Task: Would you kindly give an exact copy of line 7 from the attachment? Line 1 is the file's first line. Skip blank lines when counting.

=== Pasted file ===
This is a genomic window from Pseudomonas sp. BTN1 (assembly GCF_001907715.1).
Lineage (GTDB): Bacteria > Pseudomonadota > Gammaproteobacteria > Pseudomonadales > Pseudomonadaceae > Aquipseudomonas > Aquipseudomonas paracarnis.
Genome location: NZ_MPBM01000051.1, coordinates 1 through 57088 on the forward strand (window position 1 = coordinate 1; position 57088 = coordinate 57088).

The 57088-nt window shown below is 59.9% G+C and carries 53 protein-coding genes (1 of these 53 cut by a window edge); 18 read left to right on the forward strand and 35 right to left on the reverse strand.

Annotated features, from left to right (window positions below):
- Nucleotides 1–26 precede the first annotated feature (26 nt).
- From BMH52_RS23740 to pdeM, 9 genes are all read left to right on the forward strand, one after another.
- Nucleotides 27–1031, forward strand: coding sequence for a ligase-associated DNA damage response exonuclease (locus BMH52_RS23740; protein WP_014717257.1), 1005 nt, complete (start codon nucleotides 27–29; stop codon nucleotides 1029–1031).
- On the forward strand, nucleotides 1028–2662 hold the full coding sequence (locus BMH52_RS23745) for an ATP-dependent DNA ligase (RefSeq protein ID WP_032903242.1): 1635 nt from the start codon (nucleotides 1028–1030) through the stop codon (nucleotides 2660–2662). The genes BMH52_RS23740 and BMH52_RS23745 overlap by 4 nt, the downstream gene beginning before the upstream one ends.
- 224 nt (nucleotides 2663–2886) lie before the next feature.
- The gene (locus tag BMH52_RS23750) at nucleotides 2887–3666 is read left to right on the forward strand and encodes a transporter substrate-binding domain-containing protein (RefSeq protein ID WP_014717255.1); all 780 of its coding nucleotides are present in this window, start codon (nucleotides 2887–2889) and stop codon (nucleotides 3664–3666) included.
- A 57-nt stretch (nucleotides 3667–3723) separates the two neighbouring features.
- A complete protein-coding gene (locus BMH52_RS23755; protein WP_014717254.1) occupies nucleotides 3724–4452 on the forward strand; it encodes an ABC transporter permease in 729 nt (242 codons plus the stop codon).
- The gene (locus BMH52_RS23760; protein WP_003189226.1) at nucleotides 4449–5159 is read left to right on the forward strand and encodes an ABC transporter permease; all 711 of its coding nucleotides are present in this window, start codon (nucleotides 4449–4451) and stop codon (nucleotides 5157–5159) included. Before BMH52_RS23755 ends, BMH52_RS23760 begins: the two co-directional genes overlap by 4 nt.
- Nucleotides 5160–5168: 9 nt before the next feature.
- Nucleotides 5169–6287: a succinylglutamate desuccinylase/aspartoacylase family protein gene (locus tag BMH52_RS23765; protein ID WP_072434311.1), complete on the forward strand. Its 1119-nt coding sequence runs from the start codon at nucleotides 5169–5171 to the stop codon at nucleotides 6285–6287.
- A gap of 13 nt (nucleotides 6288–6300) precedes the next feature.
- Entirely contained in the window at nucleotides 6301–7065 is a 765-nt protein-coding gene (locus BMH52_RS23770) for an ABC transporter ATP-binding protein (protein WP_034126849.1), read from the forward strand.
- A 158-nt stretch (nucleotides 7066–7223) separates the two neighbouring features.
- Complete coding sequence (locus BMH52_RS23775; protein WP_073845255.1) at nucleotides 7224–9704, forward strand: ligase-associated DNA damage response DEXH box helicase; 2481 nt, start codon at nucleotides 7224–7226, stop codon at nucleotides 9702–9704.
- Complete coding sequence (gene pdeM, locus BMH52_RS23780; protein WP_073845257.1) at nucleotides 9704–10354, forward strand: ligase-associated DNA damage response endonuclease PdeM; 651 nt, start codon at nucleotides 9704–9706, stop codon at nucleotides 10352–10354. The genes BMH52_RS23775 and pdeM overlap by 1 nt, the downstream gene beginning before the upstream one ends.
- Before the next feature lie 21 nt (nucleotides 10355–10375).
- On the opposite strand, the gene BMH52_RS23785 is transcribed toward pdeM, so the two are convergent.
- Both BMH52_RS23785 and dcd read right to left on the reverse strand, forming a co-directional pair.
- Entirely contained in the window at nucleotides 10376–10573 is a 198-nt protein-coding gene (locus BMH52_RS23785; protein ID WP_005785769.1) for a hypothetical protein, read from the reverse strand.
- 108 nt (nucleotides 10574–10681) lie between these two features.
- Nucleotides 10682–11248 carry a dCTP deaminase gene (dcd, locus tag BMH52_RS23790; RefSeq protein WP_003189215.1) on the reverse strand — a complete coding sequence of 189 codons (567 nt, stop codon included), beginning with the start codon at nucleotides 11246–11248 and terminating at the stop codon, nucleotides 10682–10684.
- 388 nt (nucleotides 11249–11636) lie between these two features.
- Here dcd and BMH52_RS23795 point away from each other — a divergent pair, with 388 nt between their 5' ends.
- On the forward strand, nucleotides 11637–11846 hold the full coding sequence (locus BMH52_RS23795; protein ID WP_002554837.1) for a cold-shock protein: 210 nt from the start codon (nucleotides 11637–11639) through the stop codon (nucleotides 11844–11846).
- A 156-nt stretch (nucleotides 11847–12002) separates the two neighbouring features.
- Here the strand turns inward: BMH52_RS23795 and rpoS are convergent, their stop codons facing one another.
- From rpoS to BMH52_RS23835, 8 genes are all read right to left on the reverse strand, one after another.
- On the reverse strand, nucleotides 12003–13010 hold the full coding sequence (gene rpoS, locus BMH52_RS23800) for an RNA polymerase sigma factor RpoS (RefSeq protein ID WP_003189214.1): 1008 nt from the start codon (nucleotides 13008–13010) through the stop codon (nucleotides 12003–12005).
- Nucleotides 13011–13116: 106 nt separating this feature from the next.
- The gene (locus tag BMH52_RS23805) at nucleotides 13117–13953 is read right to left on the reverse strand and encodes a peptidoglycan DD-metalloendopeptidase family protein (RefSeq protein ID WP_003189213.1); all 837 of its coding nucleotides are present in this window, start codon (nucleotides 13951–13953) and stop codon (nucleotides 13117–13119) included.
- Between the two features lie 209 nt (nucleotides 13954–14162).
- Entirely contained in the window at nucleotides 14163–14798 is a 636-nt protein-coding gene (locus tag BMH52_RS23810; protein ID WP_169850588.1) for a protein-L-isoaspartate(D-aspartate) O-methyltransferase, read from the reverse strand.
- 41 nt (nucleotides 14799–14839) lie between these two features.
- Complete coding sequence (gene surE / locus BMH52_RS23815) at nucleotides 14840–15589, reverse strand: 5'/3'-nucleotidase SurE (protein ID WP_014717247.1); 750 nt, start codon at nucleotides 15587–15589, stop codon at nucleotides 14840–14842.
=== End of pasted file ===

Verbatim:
- From BMH52_RS23740 to pdeM, 9 genes are all read left to right on the forward strand, one after another.